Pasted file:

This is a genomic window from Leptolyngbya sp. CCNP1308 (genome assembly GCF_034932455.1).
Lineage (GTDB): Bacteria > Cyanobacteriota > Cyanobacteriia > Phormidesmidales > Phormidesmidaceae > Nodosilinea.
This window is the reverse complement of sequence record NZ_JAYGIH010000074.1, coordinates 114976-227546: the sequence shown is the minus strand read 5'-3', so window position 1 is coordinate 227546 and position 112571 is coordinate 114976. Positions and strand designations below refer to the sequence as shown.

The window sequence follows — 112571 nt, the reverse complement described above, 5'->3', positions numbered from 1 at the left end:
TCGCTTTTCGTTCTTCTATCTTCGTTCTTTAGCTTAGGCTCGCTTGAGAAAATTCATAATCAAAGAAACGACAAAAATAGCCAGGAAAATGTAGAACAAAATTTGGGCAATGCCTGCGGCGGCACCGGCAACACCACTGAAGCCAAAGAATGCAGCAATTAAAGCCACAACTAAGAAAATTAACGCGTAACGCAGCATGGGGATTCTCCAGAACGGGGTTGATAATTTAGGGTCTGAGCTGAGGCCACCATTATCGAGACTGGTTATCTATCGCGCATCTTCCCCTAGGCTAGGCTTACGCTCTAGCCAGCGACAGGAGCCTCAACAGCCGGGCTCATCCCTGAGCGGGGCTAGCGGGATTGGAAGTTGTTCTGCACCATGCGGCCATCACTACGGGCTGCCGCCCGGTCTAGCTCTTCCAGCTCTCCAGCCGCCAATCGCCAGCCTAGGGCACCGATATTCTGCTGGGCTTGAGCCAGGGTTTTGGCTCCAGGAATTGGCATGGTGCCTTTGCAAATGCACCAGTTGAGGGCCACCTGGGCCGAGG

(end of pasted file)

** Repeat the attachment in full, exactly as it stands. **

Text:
This is a genomic window from Leptolyngbya sp. CCNP1308 (genome assembly GCF_034932455.1).
Lineage (GTDB): Bacteria > Cyanobacteriota > Cyanobacteriia > Phormidesmidales > Phormidesmidaceae > Nodosilinea.
This window is the reverse complement of sequence record NZ_JAYGIH010000074.1, coordinates 114976-227546: the sequence shown is the minus strand read 5'-3', so window position 1 is coordinate 227546 and position 112571 is coordinate 114976. Positions and strand designations below refer to the sequence as shown.

The window sequence follows — 112571 nt, the reverse complement described above, 5'->3', positions numbered from 1 at the left end:
TCGCTTTTCGTTCTTCTATCTTCGTTCTTTAGCTTAGGCTCGCTTGAGAAAATTCATAATCAAAGAAACGACAAAAATAGCCAGGAAAATGTAGAACAAAATTTGGGCAATGCCTGCGGCGGCACCGGCAACACCACTGAAGCCAAAGAATGCAGCAATTAAAGCCACAACTAAGAAAATTAACGCGTAACGCAGCATGGGGATTCTCCAGAACGGGGTTGATAATTTAGGGTCTGAGCTGAGGCCACCATTATCGAGACTGGTTATCTATCGCGCATCTTCCCCTAGGCTAGGCTTACGCTCTAGCCAGCGACAGGAGCCTCAACAGCCGGGCTCATCCCTGAGCGGGGCTAGCGGGATTGGAAGTTGTTCTGCACCATGCGGCCATCACTACGGGCTGCCGCCCGGTCTAGCTCTTCCAGCTCTCCAGCCGCCAATCGCCAGCCTAGGGCACCGATATTCTGCTGGGCTTGAGCCAGGGTTTTGGCTCCAGGAATTGGCATGGTGCCTTTGCAAATGCACCAGTTGAGGGCCACCTGGGCCGAGG